1. Opinion

Property appraiser working to detect noncompliant exemptions

Published Dec. 30, 2015

Since I was elected Hernando County property appraiser, I decided it was important to crack down on homestead and other exemption fraud. I wanted to revisit our procedures and provide my staff with the tools necessary to assist in the detection of fraudulent homestead and/or exemption claims. Everyone should pay their fair share, and this type of fraud affects all of our taxpayers.

The homestead exemption was initially passed in 1933 by the Florida Legislature and approved by the voters in 1934. The exemption is a great benefit to all Florida homeowners who occupy their property as their permanent residence.

Homestead and other exemption fraud occurs when a property owner receives an exemption they are not entitled to. Fraudulent exemptions take needed funding away from our county services (law enforcement, schools, etc.). Those tax dollars have to be made up somewhere, and law-abiding taxpayers are left to make up the difference.

The goal of the property appraiser's exemption investigations unit is to detect and investigate homesteads and other exemptions that appear to be fraudulent or noncompliant. Homestead exemption noncompliance most commonly falls into one of the following categories:

• Not the owner's permanent/primary residence.

• Owner and/or spouse receive multiple exemptions and/or tax benefits.

• Owner receives an exemption on rental property.

Florida Statutes 196.131(2) and 196.161(1)(b) address the unlawfulness of knowingly and willfully giving false information for the purpose of claiming or continuing to receive a homestead exemption. These statutes also give authority to the property appraiser when fraud is detected to lien unpaid exempted taxes within the prior 10 years, along with a penalty of 50 percent of the unpaid taxes for each year and 15 percent interest per annum.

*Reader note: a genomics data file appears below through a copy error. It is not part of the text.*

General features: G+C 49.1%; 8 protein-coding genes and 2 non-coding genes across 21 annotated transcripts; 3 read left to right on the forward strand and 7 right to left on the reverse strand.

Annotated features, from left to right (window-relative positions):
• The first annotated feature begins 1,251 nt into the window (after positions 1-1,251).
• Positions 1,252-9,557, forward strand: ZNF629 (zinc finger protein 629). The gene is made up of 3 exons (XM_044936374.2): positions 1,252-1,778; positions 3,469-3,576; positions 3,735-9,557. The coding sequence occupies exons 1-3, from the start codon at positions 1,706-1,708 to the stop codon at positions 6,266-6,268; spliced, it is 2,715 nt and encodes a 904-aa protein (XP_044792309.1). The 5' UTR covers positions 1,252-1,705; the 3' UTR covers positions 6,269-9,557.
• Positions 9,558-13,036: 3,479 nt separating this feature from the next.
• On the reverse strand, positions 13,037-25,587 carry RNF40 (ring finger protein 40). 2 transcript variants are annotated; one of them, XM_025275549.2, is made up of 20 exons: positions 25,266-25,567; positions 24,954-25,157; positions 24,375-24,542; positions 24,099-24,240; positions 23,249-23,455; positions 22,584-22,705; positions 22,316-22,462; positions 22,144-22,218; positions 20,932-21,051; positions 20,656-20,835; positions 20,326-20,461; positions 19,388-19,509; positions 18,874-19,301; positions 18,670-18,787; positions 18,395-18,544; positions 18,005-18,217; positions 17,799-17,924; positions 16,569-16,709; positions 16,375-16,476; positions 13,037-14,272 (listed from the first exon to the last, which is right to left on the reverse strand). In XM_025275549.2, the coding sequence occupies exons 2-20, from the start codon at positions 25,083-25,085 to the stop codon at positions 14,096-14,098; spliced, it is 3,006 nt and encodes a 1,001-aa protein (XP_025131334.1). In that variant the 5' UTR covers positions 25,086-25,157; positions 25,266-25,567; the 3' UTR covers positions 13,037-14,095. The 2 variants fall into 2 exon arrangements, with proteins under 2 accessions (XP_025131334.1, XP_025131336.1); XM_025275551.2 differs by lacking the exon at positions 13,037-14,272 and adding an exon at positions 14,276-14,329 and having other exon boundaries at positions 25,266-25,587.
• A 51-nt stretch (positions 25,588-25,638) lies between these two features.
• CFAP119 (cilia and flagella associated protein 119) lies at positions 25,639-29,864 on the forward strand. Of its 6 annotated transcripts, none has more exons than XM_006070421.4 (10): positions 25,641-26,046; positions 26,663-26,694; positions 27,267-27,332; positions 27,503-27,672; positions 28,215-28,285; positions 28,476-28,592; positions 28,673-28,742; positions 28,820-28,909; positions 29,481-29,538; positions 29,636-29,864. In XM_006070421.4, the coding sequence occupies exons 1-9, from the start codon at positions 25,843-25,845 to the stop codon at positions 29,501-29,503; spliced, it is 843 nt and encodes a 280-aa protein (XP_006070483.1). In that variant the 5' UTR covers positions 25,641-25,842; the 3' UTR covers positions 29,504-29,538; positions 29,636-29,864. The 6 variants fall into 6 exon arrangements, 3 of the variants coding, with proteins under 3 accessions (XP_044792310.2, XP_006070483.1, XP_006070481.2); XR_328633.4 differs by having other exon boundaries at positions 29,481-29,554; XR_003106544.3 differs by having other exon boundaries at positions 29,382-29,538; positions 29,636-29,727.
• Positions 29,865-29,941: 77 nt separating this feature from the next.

We have 115,563 parcels in the county, of which 43,988 receive a homestead exemption. There are several private companies that offer for a fee "homestead exemption fraud detection." We have always felt that because our office has the expertise to conduct these investigations, it is in the best interest of the public that our office maintain this process. Private companies generally charge a percentage of the tax amount recovered, which could be significant.

The results in the accompanying chart are reflective of tax years 2013, 2014 and 2015. The "total taxes replaced on roll" category is a direct result of the investigated cases, to include liens.

I have made it my priority to inform and educate the public through updates on my website, providing presentations to the community and the Board of Realtors, advising the public of what the property appraiser does for them.

With the help of Hernando County taxpayers, we can eliminate fraud. There is a link on my website — — to report exemption fraud, or you can contact the property appraiser's exemption investigations unit at (352) 754-4190 (press 8).

John C. Emerson is the Hernando County property appraiser.


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